Vilgot Sjoman, the Swedish director and screenwriter whose provocative and sexually explicit films stirred controversy in the 1960s, has died. He was 81.
Sjoman died Sunday at a hospital in Stockholm of complications from a brain hemorrhage, the Swedish Joint Committee for Artistic and Literary Professionals announced.
Many of Sjoman's films were socially critical and sexually explicit, such as the 1967 "I Am Curious (Yellow)," which was banned in the U.S. for two years, and its sequel, "I Am Curious (Blue)."
"I Am Curious (Yellow)" was seized by U.S. Customs officials as pornographic and banned as obscene in January 1968. After much legal wrangling a federal appeals court ruled the film was protected by the 1st Amendment.
The controversy fueled box office interest, and it was the most financially successful foreign film in the United States for more than two decades.
Sjoman's films received mixed critical notices. In reviewing "I Am Curious (Yellow)," then Los Angeles Times movie critic Charles Champlin said it was only "intermittently successful as a work of film art and rather a pompous bore the rest of the way."
But Champlin noted that it was thought-provoking.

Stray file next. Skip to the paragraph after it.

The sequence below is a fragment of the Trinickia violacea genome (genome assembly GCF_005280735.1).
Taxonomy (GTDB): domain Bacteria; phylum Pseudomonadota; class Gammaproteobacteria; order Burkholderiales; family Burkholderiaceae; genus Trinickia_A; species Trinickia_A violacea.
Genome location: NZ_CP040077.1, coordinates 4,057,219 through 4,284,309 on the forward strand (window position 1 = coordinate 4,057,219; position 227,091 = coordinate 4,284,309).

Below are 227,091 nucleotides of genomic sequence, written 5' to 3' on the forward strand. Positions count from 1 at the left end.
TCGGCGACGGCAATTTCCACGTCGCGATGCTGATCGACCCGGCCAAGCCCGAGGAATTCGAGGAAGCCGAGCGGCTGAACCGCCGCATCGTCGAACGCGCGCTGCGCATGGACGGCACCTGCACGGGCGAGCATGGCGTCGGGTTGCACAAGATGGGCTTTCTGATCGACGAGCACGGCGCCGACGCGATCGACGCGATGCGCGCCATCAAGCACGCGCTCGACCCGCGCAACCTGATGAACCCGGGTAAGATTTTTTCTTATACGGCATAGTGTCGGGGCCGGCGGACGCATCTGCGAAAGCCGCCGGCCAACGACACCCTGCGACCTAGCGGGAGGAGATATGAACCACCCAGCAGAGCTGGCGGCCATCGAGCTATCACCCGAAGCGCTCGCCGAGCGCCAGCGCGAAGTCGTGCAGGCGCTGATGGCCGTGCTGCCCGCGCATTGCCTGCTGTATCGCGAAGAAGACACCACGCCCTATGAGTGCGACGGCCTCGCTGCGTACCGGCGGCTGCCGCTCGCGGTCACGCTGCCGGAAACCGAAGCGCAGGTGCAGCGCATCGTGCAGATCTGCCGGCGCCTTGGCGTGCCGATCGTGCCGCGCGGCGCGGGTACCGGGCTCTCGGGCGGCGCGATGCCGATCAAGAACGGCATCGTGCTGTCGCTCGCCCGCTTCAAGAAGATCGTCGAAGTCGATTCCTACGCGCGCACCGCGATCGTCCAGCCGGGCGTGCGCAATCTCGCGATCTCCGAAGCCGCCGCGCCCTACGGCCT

"The message of the movie is that there is evidently nothing the movies cannot show and tell an adult audience: a general, not a fetishist or lonely-old man audience."
Born David Harald Vilgot Sjoman in Stockholm on Dec. 2, 1924, he was the son of a construction worker.
Sjoman started working as a clerk with a cereal company at the age of 15. In 1956, he studied film at UCLA on a six-month scholarship and worked as an apprentice on the William Holden-Deborah Kerr film "The Proud and Profane."
After returning to Sweden, he worked with renowned director Ingmar Bergman on the film "Winter Light," released in 1962.
He made his debut as a director the following year with "The Mistress" and directed a total of 15 films. His last film was "Alfred" in 1995, about the life of Alfred Nobel, founder of the prestigious Nobel Prizes. Sjoman also wrote more than 20 books.
In his final years, Sjoman was embroiled in a legal battle against a TV station in Sweden. The filmmaker sued the TV4 channel saying it violated his artistic integrity by interrupting his movies with commercial breaks.
A district court ruled in his favor, but TV4 appealed the decision to a higher court, where the case is still pending.
He is survived by his wife, Lotta, two daughters and a son.